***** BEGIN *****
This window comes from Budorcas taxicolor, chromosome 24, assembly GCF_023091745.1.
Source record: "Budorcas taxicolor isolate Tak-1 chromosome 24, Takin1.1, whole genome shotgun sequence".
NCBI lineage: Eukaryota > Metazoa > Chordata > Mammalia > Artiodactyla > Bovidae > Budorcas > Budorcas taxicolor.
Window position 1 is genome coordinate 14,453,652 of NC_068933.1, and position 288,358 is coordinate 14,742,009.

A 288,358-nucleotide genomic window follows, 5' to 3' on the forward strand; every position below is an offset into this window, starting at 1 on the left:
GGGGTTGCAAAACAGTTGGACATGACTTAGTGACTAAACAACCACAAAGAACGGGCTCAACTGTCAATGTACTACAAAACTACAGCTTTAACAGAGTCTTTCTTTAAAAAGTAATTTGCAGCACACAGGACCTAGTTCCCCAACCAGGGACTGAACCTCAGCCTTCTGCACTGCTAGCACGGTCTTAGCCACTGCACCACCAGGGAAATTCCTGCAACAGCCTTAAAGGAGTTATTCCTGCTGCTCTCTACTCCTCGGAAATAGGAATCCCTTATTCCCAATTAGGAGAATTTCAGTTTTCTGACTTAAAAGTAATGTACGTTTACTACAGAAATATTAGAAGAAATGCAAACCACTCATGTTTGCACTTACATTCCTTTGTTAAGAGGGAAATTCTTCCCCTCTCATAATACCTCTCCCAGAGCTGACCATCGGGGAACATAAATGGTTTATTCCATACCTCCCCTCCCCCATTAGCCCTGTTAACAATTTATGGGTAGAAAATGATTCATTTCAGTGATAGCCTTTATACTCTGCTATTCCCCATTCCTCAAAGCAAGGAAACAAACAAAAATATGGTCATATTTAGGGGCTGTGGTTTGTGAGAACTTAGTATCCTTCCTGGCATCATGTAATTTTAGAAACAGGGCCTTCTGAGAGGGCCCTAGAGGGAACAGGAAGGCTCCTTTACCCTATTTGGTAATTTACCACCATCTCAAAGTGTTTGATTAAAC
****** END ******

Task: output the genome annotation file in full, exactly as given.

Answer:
This window comes from Budorcas taxicolor, chromosome 24, assembly GCF_023091745.1.
Source record: "Budorcas taxicolor isolate Tak-1 chromosome 24, Takin1.1, whole genome shotgun sequence".
NCBI lineage: Eukaryota > Metazoa > Chordata > Mammalia > Artiodactyla > Bovidae > Budorcas > Budorcas taxicolor.
Window position 1 is genome coordinate 14,453,652 of NC_068933.1, and position 288,358 is coordinate 14,742,009.

A 288,358-nucleotide genomic window follows, 5' to 3' on the forward strand; every position below is an offset into this window, starting at 1 on the left:
GGGGTTGCAAAACAGTTGGACATGACTTAGTGACTAAACAACCACAAAGAACGGGCTCAACTGTCAATGTACTACAAAACTACAGCTTTAACAGAGTCTTTCTTTAAAAAGTAATTTGCAGCACACAGGACCTAGTTCCCCAACCAGGGACTGAACCTCAGCCTTCTGCACTGCTAGCACGGTCTTAGCCACTGCACCACCAGGGAAATTCCTGCAACAGCCTTAAAGGAGTTATTCCTGCTGCTCTCTACTCCTCGGAAATAGGAATCCCTTATTCCCAATTAGGAGAATTTCAGTTTTCTGACTTAAAAGTAATGTACGTTTACTACAGAAATATTAGAAGAAATGCAAACCACTCATGTTTGCACTTACATTCCTTTGTTAAGAGGGAAATTCTTCCCCTCTCATAATACCTCTCCCAGAGCTGACCATCGGGGAACATAAATGGTTTATTCCATACCTCCCCTCCCCCATTAGCCCTGTTAACAATTTATGGGTAGAAAATGATTCATTTCAGTGATAGCCTTTATACTCTGCTATTCCCCATTCCTCAAAGCAAGGAAACAAACAAAAATATGGTCATATTTAGGGGCTGTGGTTTGTGAGAACTTAGTATCCTTCCTGGCATCATGTAATTTTAGAAACAGGGCCTTCTGAGAGGGCCCTAGAGGGAACAGGAAGGCTCCTTTACCCTATTTGGTAATTTACCACCATCTCAAAGTGTTTGATTAAAC